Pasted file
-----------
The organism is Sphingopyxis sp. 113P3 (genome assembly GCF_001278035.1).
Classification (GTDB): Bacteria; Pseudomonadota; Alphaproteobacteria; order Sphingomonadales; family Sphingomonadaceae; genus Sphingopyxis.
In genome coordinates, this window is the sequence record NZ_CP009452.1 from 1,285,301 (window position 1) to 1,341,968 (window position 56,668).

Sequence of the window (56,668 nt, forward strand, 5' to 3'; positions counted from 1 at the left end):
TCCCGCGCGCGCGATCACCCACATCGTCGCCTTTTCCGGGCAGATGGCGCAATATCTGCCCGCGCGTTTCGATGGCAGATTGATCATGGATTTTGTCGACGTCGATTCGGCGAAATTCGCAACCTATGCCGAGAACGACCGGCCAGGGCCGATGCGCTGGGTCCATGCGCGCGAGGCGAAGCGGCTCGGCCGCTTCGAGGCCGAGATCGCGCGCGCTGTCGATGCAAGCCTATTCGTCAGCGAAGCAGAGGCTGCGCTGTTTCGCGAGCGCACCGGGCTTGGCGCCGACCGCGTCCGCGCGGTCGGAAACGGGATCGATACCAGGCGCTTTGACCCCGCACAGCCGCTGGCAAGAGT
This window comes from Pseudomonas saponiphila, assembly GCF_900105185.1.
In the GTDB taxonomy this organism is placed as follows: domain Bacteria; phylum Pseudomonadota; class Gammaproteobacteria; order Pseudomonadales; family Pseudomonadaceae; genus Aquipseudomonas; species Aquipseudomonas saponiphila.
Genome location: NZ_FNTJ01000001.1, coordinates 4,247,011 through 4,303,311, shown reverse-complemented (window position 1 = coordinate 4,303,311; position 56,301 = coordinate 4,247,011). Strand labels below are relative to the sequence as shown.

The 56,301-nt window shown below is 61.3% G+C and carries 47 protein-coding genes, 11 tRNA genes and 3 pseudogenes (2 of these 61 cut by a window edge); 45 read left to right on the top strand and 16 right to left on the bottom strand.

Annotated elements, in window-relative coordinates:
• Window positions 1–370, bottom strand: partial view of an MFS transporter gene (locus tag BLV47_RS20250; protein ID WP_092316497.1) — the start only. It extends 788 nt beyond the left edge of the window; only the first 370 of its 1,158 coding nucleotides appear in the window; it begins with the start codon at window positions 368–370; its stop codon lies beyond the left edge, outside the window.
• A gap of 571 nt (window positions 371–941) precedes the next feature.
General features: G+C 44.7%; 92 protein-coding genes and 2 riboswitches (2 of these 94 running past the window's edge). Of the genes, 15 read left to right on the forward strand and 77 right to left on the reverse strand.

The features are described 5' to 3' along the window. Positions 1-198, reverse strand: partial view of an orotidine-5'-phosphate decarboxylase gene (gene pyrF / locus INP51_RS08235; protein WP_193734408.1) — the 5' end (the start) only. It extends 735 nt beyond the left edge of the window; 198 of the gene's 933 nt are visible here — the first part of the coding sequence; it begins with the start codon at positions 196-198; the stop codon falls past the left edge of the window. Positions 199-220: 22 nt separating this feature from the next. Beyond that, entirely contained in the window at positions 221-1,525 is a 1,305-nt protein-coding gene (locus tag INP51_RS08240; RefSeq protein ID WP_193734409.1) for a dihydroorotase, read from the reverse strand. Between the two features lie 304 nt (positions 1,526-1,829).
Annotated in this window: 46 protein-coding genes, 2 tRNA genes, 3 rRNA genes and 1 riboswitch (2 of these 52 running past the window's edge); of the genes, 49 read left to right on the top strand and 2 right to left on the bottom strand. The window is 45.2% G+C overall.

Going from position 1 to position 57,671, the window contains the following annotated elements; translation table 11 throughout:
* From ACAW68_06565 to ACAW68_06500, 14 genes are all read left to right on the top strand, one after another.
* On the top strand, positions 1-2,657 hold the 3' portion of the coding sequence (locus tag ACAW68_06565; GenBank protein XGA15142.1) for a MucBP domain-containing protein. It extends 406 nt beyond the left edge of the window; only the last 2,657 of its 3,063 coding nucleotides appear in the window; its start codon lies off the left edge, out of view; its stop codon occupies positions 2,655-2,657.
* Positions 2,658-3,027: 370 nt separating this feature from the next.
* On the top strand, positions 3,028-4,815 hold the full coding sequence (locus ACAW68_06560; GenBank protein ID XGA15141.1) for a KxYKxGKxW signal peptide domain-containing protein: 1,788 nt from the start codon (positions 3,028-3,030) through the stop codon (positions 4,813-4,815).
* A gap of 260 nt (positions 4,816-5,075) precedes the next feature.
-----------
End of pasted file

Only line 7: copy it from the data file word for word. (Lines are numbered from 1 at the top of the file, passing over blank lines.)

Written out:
In the GTDB taxonomy this organism is placed as follows: domain Bacteria; phylum Pseudomonadota; class Gammaproteobacteria; order Pseudomonadales; family Pseudomonadaceae; genus Aquipseudomonas; species Aquipseudomonas saponiphila.